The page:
19. 19. More about bread!!7. Bread has been proven to be addictive. Subjects deprived of bread and given only water to eat begged for bread after as little as two days.8. Bread is often a "gateway" food item, leading the user to "harder“ items such as butter, jelly, peanut butter, and even cold cuts.9. Bread has been proven to absorb water. Since the human body is more than 90 percent water, it follows that eating bread could lead to your body being taken over by this absorptive food product, turning you into a soggy, gooey bread-pudding person.10. Newborn babies can choke on bread.11. Bread is baked at temperatures as high as 400 degrees Fahrenheit! That kind of heat can kill an adult in less than one minute.12. Most American bread eaters are utterly unable to distinguish between significant scientific fact and meaningless statistical babbling.
  20. 20. Conclusion about breadIn light of these frightening statistics, it has been proposed that the following bread restrictions be made:1. No sale of bread to minors.2. A nationwide "Just Say No To Toast" campaign, complete celebrity TV spots and bumper stickers.3. A 300 percent federal tax on all bread to pay for all the societal ills we might associate with bread.4. No animal or human images, nor any primary colors (which may appeal to children) may be used to promote bread usage.5. The establishment of "Bread-free" zones around schoolsMoral of the story: Don’t assign CAUSATION to acorrelational study!!!!!!! Also beware of how statisticsget interpreted in the media.
  21. 21. Experimental Research Experimental research systematically manipulates variables in attempts to determine cause and effect.
  22. 22. Scientific methodSuppose you want to find out what bacteria growswhere? You take several identical petrie plates(independent variable) with identical broth(independent variable) and you expose them indifferent places (dependent variable). You are carefulto avoid exposing one plate (control). You place all theplates in the same incubator (independent variable) forthe same amount of time (independent variable) and atthe same amount of heat (independent variable).Because there is only one thing that is different (wherethe plates were exposed) you know that there is aCAUSAL relationship about what you get on the platesand where they were exposed. If the control plateremains clean during the incubation process then youknow that any growth on the other plates was due totheir exposure and not due to a mistake on your part(accidentally exposing the plates during incubationinstead of deliberately exposing them during theexperiment).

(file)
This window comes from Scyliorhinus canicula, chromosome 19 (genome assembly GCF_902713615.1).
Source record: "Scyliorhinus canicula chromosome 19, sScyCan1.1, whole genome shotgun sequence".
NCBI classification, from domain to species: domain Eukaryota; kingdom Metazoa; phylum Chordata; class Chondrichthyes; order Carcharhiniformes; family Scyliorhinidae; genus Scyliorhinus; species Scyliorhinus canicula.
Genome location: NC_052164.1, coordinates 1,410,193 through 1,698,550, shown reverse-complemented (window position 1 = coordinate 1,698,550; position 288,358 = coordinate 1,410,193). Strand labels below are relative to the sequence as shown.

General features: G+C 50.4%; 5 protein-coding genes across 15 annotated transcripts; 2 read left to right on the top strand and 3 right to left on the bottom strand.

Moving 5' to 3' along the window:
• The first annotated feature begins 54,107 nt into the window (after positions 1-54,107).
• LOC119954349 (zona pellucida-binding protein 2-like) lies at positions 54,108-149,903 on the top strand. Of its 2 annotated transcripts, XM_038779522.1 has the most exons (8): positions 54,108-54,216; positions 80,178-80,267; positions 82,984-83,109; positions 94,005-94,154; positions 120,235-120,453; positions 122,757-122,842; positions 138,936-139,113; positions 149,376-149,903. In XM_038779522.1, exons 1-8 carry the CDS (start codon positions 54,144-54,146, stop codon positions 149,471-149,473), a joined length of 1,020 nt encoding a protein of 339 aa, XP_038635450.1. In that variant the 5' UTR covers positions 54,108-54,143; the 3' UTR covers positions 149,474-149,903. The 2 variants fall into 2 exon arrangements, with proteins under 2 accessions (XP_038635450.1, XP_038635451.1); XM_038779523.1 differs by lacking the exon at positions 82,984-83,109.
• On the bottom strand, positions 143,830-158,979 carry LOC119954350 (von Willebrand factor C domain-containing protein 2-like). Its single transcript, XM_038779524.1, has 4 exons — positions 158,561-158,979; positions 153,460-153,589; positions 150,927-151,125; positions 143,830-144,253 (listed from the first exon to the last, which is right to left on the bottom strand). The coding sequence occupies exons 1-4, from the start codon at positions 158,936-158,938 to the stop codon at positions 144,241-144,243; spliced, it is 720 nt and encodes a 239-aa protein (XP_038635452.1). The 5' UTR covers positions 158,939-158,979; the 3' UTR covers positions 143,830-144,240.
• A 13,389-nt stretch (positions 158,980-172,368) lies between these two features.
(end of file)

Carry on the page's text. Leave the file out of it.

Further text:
23. 23. Scientific method This is all part of the process of developing a hypothesis and then testing it systematically. The idea behind the manipulation of variables is that you can only be sure of your results if you have controlled all variables (independent) except for one (dependent variable). Independent variables: the ones you control Dependent variable: the results depend on the dependent variable… the independent variables CAUSE the status of the dependent variable.